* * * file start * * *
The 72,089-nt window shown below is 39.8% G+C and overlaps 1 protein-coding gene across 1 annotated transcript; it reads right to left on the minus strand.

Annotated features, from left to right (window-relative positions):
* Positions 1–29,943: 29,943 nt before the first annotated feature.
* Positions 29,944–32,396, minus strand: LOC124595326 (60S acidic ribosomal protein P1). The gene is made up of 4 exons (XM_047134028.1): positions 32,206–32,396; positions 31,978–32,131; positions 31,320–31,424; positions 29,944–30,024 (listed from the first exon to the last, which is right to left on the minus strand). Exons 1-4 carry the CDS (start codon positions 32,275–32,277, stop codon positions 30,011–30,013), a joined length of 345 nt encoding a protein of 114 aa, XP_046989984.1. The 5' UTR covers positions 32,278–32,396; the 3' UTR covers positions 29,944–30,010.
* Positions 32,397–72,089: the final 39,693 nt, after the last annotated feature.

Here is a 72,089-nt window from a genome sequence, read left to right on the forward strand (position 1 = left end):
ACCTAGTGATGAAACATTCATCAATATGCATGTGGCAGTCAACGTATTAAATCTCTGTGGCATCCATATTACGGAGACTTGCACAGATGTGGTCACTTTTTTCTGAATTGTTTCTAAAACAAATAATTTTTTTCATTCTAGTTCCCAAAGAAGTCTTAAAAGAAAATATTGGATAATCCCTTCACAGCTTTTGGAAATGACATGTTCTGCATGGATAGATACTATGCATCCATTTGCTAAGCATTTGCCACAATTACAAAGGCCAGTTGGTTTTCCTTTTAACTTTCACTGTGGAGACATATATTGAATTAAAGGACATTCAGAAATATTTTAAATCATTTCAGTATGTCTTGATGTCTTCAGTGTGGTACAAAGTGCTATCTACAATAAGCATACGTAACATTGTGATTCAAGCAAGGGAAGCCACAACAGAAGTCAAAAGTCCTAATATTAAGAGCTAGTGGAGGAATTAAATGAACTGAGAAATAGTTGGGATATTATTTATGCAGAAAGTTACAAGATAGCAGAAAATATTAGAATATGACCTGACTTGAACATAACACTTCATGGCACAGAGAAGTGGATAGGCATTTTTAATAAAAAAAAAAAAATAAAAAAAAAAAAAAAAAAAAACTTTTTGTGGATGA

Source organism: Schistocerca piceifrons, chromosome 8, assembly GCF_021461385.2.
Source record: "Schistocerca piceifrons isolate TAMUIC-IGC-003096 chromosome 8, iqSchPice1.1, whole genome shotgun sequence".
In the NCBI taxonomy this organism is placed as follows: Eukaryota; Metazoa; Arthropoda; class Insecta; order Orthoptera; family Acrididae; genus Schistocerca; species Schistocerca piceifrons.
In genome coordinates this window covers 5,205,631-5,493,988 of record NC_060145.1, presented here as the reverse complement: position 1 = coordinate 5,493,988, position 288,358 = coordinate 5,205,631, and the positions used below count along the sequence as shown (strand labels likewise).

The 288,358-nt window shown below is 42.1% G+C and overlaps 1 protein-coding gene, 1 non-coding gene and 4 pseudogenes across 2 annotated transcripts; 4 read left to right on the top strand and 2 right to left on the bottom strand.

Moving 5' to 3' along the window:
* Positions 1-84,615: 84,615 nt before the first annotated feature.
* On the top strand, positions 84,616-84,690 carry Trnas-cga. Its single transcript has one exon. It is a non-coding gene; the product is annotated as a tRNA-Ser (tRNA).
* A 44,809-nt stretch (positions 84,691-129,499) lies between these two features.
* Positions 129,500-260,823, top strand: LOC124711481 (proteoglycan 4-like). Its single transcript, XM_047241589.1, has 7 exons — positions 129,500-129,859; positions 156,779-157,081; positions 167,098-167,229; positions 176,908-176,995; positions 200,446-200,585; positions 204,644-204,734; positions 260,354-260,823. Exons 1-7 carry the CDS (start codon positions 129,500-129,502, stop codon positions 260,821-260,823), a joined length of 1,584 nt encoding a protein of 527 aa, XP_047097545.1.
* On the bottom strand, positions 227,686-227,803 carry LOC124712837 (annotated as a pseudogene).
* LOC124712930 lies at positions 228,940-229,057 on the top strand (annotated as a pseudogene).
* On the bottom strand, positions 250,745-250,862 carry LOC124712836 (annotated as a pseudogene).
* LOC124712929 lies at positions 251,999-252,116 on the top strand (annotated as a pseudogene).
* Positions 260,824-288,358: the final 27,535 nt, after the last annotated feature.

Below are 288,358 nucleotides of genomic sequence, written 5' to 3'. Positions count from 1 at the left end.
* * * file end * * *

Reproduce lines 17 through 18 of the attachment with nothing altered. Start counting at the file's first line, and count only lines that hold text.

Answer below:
* Positions 129,500-260,823, top strand: LOC124711481 (proteoglycan 4-like). Its single transcript, XM_047241589.1, has 7 exons — positions 129,500-129,859; positions 156,779-157,081; positions 167,098-167,229; positions 176,908-176,995; positions 200,446-200,585; positions 204,644-204,734; positions 260,354-260,823. Exons 1-7 carry the CDS (start codon positions 129,500-129,502, stop codon positions 260,821-260,823), a joined length of 1,584 nt encoding a protein of 527 aa, XP_047097545.1.
* On the bottom strand, positions 227,686-227,803 carry LOC124712837 (annotated as a pseudogene).